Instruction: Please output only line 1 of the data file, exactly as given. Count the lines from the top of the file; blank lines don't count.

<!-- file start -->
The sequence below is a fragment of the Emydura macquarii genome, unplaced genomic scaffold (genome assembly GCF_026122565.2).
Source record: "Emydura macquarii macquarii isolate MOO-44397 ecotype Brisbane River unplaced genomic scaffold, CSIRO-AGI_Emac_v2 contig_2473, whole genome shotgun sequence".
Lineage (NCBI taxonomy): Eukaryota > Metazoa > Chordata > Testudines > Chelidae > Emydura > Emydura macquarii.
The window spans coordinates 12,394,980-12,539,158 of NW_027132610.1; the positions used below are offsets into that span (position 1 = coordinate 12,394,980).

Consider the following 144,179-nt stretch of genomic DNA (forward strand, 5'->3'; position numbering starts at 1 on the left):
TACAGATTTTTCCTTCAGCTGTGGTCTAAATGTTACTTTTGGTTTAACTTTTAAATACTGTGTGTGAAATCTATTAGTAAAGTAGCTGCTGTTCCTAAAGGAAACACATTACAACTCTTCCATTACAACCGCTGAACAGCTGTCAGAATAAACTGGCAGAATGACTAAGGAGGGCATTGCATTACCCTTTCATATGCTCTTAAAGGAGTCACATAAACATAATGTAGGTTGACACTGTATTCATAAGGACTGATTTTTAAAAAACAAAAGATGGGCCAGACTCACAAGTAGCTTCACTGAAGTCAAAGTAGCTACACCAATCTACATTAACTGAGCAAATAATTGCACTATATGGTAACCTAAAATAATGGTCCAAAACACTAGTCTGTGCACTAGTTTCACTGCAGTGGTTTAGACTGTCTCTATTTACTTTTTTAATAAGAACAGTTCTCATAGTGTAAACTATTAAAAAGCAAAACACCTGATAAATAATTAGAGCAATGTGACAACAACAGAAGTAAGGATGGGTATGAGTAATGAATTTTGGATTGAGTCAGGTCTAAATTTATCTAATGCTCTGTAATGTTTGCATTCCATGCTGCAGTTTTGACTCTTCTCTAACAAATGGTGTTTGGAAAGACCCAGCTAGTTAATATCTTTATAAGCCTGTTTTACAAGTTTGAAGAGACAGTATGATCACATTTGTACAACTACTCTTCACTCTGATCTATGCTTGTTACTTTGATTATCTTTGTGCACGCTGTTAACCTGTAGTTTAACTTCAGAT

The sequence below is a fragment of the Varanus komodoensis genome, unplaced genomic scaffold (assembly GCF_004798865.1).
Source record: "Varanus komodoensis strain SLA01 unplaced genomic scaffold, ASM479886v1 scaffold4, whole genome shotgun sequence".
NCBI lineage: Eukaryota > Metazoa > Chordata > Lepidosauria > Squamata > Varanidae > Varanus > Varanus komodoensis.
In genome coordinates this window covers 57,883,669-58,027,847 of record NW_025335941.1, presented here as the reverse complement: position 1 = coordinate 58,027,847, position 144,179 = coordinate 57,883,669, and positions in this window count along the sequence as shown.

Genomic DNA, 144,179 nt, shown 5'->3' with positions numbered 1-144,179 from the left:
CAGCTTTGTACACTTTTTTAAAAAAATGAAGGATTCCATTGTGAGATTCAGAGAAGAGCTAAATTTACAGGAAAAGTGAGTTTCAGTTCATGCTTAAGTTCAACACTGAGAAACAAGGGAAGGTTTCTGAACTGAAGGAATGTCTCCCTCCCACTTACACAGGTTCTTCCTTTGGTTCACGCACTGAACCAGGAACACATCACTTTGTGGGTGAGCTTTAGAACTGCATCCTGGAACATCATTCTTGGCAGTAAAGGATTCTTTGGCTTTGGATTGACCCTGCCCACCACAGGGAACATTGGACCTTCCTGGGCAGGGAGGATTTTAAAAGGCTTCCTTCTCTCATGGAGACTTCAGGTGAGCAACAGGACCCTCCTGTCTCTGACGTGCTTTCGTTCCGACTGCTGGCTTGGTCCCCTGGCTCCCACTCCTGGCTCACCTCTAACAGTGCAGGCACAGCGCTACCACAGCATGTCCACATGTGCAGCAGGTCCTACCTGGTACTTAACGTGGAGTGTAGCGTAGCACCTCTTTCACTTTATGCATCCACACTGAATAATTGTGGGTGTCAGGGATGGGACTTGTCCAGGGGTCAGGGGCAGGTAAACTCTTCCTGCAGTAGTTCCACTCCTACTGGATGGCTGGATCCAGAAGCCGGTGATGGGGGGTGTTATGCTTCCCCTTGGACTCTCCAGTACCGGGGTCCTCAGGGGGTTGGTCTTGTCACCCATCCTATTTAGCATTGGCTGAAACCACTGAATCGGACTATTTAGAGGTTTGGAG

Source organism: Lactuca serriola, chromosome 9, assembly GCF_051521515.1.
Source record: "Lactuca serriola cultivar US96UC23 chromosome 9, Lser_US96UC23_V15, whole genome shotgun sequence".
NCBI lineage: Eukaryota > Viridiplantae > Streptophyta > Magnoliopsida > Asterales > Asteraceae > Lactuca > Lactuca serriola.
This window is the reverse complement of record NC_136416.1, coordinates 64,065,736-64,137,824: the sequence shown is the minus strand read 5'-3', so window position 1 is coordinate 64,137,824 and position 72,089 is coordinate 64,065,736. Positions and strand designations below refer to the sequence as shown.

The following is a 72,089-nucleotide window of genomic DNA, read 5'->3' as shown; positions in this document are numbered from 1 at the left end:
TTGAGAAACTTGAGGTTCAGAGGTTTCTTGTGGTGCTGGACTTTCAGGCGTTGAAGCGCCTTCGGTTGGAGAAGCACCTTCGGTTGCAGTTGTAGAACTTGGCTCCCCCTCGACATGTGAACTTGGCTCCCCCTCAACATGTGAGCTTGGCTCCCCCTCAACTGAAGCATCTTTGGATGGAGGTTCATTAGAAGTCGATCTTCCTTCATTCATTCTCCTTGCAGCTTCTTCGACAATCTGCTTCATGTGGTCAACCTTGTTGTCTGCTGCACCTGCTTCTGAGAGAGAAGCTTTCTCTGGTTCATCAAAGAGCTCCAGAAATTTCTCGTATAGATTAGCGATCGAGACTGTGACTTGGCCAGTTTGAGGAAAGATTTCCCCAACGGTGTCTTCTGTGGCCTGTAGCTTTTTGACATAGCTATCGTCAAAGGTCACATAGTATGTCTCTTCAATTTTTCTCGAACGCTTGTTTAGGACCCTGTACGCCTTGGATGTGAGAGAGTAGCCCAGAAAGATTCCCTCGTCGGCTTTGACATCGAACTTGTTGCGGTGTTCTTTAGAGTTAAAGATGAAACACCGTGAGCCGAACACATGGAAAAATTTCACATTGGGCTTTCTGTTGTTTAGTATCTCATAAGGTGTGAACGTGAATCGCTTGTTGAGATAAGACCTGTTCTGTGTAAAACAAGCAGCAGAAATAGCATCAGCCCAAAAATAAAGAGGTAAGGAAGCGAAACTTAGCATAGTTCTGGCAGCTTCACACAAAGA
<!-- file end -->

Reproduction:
The sequence below is a fragment of the Emydura macquarii genome, unplaced genomic scaffold (genome assembly GCF_026122565.2).